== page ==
UMH Properties Alters Plans from Modular to a Manufactured Home Community
A proposal by UMH Properties, Inc. originally presented ten years ago for 253 modular homes in Coxsackie, New York has re-emerged as a manufactured home community (MHC) development with 161 homes. The original plan ran into community opposition as well as a threat to an endangered bird species and a sewer moratorium that limits development.
Village attorney Jason Shaw says there is an old law that has never been altered that would allow for an MHC, and according to the new proposal, there is no call for a special use permit. The only reason it would not work is the sewer moratorium. The sewer system is undergoing an upgrade, but the major bulk of the work is not set for the near future, according to thedailymail.
Sam Landy, President of UMH Properties, said the reason they changed from modular to manufactured housing is to be in compliance with the code. In answer to questions about appearance, Landy replied “I have been doing this since 1987, and I can put two homes side by side — one manufactured and one modular — and they would look the same, both inside and out.” Noting they would all be multi-sectional homes, he added the plan is to build a first-class development, similar to other developments UMH has built, such as Pine Manor in Carlisle, PA, and Somerset and Whispering Pines in Somerset, PA.
Shaw said UMH could conceivably phase in the homes slowly, like 30 units at a time, until the sewer upgrade can handle more units. The village may also ask UMH to help pay for the upgrade which, as MHProNews understands, could allow for the development to quicken its pace.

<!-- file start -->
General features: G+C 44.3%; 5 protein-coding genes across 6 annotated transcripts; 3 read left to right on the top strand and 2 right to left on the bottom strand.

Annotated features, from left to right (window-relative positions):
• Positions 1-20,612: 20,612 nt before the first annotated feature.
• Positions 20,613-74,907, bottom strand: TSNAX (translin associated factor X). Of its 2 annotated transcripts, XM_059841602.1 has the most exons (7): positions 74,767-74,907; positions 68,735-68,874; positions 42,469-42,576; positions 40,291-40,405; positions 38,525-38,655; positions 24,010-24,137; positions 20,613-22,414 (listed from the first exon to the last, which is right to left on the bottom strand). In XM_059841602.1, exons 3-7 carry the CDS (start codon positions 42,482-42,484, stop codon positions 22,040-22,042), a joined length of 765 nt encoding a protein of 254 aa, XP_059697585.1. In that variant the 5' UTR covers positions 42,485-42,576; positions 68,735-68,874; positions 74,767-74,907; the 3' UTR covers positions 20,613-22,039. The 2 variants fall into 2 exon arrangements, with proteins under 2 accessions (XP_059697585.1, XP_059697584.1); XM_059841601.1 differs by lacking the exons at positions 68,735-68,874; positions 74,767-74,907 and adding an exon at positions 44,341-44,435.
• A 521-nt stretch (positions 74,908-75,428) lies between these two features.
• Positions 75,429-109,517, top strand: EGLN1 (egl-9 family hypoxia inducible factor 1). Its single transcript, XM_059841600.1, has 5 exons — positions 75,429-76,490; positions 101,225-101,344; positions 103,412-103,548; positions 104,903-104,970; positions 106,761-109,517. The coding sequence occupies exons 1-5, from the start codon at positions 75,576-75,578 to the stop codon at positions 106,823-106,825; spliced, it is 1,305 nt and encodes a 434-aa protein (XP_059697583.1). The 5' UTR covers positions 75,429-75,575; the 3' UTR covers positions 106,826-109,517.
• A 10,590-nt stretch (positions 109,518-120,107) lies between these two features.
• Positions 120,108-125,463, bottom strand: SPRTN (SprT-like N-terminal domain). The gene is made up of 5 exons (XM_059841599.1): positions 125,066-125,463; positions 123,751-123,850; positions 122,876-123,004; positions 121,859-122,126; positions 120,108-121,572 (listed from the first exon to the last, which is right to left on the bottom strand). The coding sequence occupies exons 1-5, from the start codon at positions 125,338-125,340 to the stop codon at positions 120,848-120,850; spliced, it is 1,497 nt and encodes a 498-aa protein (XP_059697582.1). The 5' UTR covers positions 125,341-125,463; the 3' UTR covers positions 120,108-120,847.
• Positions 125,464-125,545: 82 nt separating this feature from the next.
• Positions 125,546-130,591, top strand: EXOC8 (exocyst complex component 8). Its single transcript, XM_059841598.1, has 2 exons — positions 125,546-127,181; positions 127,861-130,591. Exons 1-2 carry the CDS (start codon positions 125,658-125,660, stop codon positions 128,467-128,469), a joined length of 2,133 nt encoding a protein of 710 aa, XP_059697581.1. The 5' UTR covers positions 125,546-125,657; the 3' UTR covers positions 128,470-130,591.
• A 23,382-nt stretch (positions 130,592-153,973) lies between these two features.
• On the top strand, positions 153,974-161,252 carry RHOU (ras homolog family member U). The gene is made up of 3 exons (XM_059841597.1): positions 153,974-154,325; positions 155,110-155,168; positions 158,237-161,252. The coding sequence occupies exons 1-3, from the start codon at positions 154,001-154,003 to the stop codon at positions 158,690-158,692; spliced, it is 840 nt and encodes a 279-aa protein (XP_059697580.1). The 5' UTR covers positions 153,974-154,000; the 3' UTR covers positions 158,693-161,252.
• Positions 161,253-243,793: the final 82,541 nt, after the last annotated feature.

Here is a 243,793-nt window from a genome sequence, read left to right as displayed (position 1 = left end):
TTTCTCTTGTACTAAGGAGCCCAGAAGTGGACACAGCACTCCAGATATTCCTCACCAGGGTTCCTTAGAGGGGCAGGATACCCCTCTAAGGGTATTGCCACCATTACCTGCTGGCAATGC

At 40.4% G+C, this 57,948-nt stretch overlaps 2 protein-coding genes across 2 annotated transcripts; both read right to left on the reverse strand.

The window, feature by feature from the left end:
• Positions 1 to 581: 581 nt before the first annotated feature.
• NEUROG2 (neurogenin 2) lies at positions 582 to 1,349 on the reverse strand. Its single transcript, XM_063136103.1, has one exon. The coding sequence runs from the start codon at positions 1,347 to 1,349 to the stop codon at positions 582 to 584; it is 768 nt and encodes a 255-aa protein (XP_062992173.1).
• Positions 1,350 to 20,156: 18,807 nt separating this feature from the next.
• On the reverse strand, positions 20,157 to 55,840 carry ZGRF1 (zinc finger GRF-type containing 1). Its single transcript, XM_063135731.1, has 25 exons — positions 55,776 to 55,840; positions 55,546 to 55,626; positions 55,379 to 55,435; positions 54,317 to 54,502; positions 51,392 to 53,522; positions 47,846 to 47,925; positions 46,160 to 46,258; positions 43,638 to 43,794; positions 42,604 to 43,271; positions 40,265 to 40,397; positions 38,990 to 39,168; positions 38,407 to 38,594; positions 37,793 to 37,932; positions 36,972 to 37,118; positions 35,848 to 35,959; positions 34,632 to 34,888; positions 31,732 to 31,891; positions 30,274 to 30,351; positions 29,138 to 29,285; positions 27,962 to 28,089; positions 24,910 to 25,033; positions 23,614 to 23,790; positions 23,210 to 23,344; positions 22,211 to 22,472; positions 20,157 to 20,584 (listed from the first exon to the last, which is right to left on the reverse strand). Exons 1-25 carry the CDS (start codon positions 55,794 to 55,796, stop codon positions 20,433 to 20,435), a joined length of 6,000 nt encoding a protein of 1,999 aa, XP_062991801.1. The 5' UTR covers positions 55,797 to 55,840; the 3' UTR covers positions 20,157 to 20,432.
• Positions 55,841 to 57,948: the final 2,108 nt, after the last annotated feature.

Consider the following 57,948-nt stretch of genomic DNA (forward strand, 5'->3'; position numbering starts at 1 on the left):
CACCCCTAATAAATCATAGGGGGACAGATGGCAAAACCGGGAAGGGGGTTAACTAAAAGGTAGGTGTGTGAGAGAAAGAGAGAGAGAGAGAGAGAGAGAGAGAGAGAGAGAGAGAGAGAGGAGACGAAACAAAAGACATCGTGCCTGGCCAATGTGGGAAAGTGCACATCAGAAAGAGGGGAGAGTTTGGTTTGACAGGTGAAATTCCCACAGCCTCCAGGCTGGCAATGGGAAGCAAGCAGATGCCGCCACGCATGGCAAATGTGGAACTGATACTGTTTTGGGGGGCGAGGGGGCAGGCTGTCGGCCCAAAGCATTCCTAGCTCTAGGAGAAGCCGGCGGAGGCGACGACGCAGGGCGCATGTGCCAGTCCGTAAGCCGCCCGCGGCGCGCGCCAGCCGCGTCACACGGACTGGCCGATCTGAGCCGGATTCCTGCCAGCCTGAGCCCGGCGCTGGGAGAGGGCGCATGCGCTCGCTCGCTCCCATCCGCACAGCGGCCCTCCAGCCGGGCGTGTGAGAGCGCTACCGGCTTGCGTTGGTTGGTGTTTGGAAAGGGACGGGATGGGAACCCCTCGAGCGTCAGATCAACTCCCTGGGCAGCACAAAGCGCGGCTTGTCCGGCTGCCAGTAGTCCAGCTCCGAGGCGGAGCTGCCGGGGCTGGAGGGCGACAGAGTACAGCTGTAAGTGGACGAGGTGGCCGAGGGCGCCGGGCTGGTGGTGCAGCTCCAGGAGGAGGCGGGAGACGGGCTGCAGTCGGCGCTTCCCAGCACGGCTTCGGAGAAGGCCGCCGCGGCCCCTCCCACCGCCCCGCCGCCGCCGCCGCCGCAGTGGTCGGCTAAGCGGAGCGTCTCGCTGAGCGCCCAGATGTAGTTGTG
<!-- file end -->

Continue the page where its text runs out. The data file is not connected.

However, Deputy Mayor Stephen Hanse says the law that allows UMH to site MH is dated and the village needs to look at present day realities. Mayor Mark Evans responded that revising the law just as UMH is planning its development could open the door to a lawsuit. Shaw replied that it’s within the village’s right to do that, even banning MH altogether.
“As stewards of the character of our village, we need to step back and look at this through that perspective,” Hanse said. “We have to decide if this is something we want in this village, and work from there.”
In addition, the State Environmental Quality Review (SEQR) the company filled out would have to be altered because there are fewer units than previously planned, which means there would be less demand on the water and sewer systems. However, UMH has altered the plan from a 55+ community to all ages, which will likely impact the school system.
In any case, there is nothing for the Village Board to vote or take action on at this time. ##
(Photo credit: UMH Properties, Inc.)
Article submitted by Matthew J. Silver to Daily business News-MHProNews.